For more than a century now, depth psychology -- the research and practice built on the work of Pierre Janet, William James, Sigmund Freud, Anna Freud, Lou Andreas-Salome, C.G. Jung, and other explorers of the unconscious -- has invited us to interpret "outer" events much like we'd interpret dreams: by finding their symbolic import.
What, then, might be underneath the recent public fascination with a zombie apocalypse?
This new myth has ancient roots. Many cultures tell tales of dangerous beings not alive and yet not quite dead. For example, ancient Jewish stories describe the Golem, an automaton created to carry out commands with literal-minded consistency. Some of the powerful rabbis who programmed them had trouble shutting them down again.
More recently, the zombie resurfaced in Bram Stoker's novel Dracula, in Mary Shelley's Frankenstein, and in the 1968 film Night of the Living Dead.
To some extent, the recurring rise of the zombie reflects our fear of the shadow side of unreflective technological progress. As one Manhattan Project bomb scientist put it, "The tools get hold of you." When we invent, our darkest impulses also participate. "You seek for knowledge and wisdom," warns Dr. Frankenstein, "as I once did; and I ardently hope that the gratification of your wishes may not be a serpent to sting you, as mine has been."
The very energy spent to repress the darkness-within instead of owning it amplifies and spreads it. The genetic strain, nanotech or virus that escapes from the lab escaped first through an open door in the unreflective mind bent on disembodied, mentalistic ambition. Frankenstein again:
If the study to which you apply yourself has a tendency to weaken your affections and to destroy your taste for those simple pleasures in which no alloy can possibly mix, then that study is certainly unlawful, that is to say, not befitting the human mind. If this rule were always observed; if no man allowed any pursuit whatsoever to interfere with the tranquillity of his domestic affections, Greece had not been enslaved, Caesar would have spared his country, America would have been discovered more gradually, and the empires of Mexico and Peru had not been destroyed.
In my graduate classes on psychology and myth I refer to this rush to invent and conquer as Promethean enthusiasm. Others have called it the Faustian Bargain. What price progress?
The lack of self-inquiry so evident in unregulated technologizing reflects a deeper cultural problem. We can access it by asking: What really needs inventing? What needs reinventing?
Every large and influential institution -- a government, religion, university, movement, economy, etc. -- is a complex system that survives through adaptation. When faced with accumulated change in the social conditions around it, the institution must do one of three things. It can reinvent itself by reimagining and perhaps modifying its core mission and values and the plans and practices they generate (transrevolution). It can blind itself to the need for adaptation and collapse (self-destruction). Or it can simultaneously resist adaptation while increasing its hold on people convinced of their dependency on it (parasitism).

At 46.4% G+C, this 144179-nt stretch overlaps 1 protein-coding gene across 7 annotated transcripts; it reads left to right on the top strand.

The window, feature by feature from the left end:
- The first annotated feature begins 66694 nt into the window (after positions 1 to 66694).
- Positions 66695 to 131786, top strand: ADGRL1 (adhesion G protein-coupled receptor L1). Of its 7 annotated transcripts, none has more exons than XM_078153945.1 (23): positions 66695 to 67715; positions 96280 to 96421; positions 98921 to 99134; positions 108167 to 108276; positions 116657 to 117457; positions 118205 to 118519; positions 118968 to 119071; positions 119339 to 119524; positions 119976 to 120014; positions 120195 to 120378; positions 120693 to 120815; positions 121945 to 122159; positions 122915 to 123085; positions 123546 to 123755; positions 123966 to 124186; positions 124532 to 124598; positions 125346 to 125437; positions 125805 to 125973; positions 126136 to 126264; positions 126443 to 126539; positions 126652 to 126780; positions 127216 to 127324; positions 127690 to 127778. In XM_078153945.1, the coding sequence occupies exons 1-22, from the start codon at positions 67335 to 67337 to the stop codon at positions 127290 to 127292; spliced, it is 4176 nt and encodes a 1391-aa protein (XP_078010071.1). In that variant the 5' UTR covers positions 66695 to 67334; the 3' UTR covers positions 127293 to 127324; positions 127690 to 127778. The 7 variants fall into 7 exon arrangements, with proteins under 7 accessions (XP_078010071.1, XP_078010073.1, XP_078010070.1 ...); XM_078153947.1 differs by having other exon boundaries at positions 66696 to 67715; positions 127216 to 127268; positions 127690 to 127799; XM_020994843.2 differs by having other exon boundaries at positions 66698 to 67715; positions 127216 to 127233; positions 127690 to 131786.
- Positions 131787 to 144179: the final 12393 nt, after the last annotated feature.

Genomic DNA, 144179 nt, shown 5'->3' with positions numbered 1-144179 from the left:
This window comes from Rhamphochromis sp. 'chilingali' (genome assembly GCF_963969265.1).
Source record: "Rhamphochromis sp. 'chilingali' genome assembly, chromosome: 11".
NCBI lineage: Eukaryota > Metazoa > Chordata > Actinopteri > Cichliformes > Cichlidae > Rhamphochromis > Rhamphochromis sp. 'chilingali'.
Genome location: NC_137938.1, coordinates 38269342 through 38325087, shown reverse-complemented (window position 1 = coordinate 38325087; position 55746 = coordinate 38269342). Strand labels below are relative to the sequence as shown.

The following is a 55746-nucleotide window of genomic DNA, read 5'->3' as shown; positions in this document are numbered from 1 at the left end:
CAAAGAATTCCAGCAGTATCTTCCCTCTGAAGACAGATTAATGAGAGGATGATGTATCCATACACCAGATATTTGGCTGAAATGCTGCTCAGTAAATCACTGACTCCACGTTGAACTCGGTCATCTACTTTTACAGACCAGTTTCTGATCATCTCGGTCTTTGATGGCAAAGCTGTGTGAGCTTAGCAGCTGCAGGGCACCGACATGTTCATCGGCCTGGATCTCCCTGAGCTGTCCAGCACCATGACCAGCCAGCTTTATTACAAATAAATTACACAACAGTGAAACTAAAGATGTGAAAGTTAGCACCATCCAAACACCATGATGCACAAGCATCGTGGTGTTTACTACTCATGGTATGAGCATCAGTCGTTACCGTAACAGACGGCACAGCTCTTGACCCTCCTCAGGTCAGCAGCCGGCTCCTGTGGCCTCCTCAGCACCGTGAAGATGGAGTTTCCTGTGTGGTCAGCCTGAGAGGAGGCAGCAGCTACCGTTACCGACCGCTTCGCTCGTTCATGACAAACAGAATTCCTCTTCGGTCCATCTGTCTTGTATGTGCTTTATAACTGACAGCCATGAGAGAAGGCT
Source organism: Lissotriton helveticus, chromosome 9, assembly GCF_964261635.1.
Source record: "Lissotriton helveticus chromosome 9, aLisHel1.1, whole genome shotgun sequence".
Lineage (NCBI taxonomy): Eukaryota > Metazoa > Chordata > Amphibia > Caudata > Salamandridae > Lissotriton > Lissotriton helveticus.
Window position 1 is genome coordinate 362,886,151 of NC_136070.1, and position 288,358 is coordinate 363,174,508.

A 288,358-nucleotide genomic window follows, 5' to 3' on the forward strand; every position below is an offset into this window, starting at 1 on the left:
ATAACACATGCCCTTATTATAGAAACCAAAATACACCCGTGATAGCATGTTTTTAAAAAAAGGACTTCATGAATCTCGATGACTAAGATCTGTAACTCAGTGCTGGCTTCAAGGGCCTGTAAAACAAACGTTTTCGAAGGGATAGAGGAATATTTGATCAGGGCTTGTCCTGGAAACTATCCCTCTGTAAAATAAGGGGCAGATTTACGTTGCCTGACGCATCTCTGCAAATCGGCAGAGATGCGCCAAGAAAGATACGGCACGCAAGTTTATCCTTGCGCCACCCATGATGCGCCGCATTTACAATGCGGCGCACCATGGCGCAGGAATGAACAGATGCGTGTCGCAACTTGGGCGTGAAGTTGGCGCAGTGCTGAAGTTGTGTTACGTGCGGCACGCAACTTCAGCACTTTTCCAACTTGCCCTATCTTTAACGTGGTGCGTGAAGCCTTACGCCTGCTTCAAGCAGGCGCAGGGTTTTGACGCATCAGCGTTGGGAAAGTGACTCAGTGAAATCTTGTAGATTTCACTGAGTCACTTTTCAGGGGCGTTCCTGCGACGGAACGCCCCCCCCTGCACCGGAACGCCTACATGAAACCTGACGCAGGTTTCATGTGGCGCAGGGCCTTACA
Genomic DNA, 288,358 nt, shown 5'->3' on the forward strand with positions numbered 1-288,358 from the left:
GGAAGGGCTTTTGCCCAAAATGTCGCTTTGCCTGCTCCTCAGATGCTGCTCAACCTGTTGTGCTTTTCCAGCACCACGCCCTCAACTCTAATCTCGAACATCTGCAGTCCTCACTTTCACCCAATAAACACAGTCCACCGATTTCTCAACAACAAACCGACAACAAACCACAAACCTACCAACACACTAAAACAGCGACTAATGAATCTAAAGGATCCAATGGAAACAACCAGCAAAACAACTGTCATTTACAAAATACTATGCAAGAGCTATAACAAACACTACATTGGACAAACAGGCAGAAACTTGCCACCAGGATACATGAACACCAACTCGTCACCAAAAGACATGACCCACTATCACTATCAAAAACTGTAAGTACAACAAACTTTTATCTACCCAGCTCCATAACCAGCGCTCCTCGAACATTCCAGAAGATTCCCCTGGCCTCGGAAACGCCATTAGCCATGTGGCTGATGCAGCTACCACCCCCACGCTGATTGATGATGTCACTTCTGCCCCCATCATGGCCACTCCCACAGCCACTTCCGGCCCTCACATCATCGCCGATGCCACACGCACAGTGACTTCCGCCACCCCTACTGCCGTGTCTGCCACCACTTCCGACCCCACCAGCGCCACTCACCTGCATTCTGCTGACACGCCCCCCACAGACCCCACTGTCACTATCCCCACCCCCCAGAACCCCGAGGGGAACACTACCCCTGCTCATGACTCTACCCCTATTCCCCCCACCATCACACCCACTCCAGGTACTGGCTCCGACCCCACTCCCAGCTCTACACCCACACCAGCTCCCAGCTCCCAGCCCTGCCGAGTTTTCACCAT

In other words, an institution confronted by the need to change can create new contributions, lethal absurdities -- or walking zombies in search of nourishing blood. As Nietzsche observed long ago, no institution can survive if only hypocrites staff it.
Such an institution is not really alive anymore, but not defunct either. Bram Stoker referred to the race of vampires as "the undead." Exposure to sunlight hurts their eyes. They hide during the day and feed at night.
It makes psychological and folkloric sense, then, that around 2008, when the bubble burst like a boil under the world economy, news stories described "zombie banks" full of "toxic assets." Hungry were these zombies indeed for fresh infusions from the public's fiscal blood bank.
Banking systems fed by unregulated casino capitalism and corporate welfare, religious institutes mired in sexism and scandal, governmental bureaucracies that perpetuate themselves while fighting reform, fossil fuel conglomerates whose products burn rivers and overheat the atmosphere, one-size-fits-all "education" that stamps out uniqueness and creativity, hysterical mass media that drum up their own "news": these are the zombies of our day. Perched in the soulless gray zone between life and death, they shamble forward consuming every source of energy they can sink their bloody teeth into. Collectively, their hunger has brought us all to the verge of ecological apocalypse.
Jung would have said that only self-knowledge patiently gathered in a relational context -- the wisdom between us as well as within us -- could counter such destructiveness. He was partly right, but only partly, favoring as he did the introvert's emphasis on inner over outer. Stoker's solution had the virtue of being more extraverted and direct: driving a wooden stake through the vampire's undead heart.
We are the true stakeholders in the health of how we live and work. Questioning our dependency on what zombie institutes provide could take a first step toward breaking free of their clinging grasp while donating our precious vitality to endeavors that beautify and enhance life on Earth instead of converting it into a fume-darkened Underworld.